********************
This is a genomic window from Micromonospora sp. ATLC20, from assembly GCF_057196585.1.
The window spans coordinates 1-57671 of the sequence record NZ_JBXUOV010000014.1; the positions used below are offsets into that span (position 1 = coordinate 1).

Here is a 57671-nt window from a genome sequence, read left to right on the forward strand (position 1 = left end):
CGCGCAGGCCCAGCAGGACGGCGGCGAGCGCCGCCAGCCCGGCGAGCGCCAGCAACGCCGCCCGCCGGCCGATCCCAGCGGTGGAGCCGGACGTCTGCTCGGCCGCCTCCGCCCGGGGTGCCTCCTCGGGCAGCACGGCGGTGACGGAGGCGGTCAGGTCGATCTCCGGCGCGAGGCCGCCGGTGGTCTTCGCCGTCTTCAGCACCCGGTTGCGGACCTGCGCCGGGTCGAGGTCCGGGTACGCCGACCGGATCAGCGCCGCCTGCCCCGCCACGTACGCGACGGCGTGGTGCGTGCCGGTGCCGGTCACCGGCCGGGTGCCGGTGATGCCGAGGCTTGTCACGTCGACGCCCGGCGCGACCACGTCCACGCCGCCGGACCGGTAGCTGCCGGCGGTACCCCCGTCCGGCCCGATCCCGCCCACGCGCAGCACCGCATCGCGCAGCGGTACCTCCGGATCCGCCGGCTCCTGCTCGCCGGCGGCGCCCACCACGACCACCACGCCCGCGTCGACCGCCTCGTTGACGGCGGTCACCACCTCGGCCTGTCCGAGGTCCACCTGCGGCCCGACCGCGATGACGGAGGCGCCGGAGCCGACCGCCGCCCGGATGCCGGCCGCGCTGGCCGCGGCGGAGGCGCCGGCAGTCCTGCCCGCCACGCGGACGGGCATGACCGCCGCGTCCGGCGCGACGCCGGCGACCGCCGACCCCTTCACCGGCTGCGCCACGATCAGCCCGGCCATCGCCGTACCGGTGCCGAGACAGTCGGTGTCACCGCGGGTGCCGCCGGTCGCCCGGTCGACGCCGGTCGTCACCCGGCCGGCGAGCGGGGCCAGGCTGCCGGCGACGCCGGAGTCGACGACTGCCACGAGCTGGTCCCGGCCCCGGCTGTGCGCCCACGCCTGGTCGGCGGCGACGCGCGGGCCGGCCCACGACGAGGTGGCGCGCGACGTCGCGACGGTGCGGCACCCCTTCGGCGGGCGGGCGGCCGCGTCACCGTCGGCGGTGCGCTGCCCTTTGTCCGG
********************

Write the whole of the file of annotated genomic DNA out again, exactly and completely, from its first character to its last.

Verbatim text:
This is a genomic window from Micromonospora sp. ATLC20, from assembly GCF_057196585.1.
The window spans coordinates 1-57671 of the sequence record NZ_JBXUOV010000014.1; the positions used below are offsets into that span (position 1 = coordinate 1).

Here is a 57671-nt window from a genome sequence, read left to right on the forward strand (position 1 = left end):
CGCGCAGGCCCAGCAGGACGGCGGCGAGCGCCGCCAGCCCGGCGAGCGCCAGCAACGCCGCCCGCCGGCCGATCCCAGCGGTGGAGCCGGACGTCTGCTCGGCCGCCTCCGCCCGGGGTGCCTCCTCGGGCAGCACGGCGGTGACGGAGGCGGTCAGGTCGATCTCCGGCGCGAGGCCGCCGGTGGTCTTCGCCGTCTTCAGCACCCGGTTGCGGACCTGCGCCGGGTCGAGGTCCGGGTACGCCGACCGGATCAGCGCCGCCTGCCCCGCCACGTACGCGACGGCGTGGTGCGTGCCGGTGCCGGTCACCGGCCGGGTGCCGGTGATGCCGAGGCTTGTCACGTCGACGCCCGGCGCGACCACGTCCACGCCGCCGGACCGGTAGCTGCCGGCGGTACCCCCGTCCGGCCCGATCCCGCCCACGCGCAGCACCGCATCGCGCAGCGGTACCTCCGGATCCGCCGGCTCCTGCTCGCCGGCGGCGCCCACCACGACCACCACGCCCGCGTCGACCGCCTCGTTGACGGCGGTCACCACCTCGGCCTGTCCGAGGTCCACCTGCGGCCCGACCGCGATGACGGAGGCGCCGGAGCCGACCGCCGCCCGGATGCCGGCCGCGCTGGCCGCGGCGGAGGCGCCGGCAGTCCTGCCCGCCACGCGGACGGGCATGACCGCCGCGTCCGGCGCGACGCCGGCGACCGCCGACCCCTTCACCGGCTGCGCCACGATCAGCCCGGCCATCGCCGTACCGGTGCCGAGACAGTCGGTGTCACCGCGGGTGCCGCCGGTCGCCCGGTCGACGCCGGTCGTCACCCGGCCGGCGAGCGGGGCCAGGCTGCCGGCGACGCCGGAGTCGACGACTGCCACGAGCTGGTCCCGGCCCCGGCTGTGCGCCCACGCCTGGTCGGCGGCGACGCGCGGGCCGGCCCACGACGAGGTGGCGCGCGACGTCGCGACGGTGCGGCACCCCTTCGGCGGGCGGGCGGCCGCGTCACCGTCGGCGGTGCGCTGCCCTTTGTCCGG